In a series of intimate and searing portraits, Nathan Wachtel traces the journeys of the seventeenth- and eighteenth-century Marranos-Spanish and Portuguese Jews who were forcibly converted to Catholicism but secretly retained their own faith.
Fleeing persecution in their Iberian homeland, some sought refuge in the Americas, where they established transcontinental networks linking the New World to the Old.
The Marranos-at once Jewish and Christian, outsiders and insiders-nurtured their hidden beliefs within their new communities, participating in the economic development of the early Americas while still adhering to some of the rituals and customs of their ancestors.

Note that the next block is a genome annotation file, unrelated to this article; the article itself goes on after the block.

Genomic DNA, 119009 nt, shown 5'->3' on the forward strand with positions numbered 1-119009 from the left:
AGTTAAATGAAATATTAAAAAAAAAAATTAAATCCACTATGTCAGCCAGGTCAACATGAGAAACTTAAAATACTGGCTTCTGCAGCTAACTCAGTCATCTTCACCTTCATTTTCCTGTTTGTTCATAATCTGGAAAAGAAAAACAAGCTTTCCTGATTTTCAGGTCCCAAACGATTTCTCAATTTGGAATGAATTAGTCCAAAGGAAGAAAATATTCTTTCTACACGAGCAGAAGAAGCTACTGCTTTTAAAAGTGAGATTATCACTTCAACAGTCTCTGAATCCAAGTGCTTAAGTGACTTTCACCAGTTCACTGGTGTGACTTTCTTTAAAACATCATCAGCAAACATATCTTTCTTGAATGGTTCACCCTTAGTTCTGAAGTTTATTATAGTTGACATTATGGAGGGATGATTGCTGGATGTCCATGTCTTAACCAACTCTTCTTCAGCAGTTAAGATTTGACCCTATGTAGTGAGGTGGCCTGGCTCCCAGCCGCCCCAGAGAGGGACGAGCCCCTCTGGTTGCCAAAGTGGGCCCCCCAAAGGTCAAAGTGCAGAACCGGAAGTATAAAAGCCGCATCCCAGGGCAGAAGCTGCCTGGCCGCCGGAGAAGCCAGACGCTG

In a testament to the partial assimilation of these new arrivals, their faith became ever more syncretic, mixing elements of Judaism with Christian practice and theology. In many cases, the combination was fatal. Wachtel relies on inquisitorial archives of trials and executions to chronicle legal and religious prosecutions for heresy.
From the humble Jean Vicente to the fabulously wealthy slave trafficker Manuel Bautista Perez, from the untutored Theresa Paes de Jesus to the learned Francisco Maldonado de Silva, each unforgettable figure offers a chilling reminder of the reach of the Inquisition. Sensitive to the lingering tensions within the Marrano communities, Wachtel joins the concerns of an anthropologist to his skills as a historian, and in a stunning authorial move, he demonstrates that the faith of remembrance remains alive today in the towns of rural Brazil.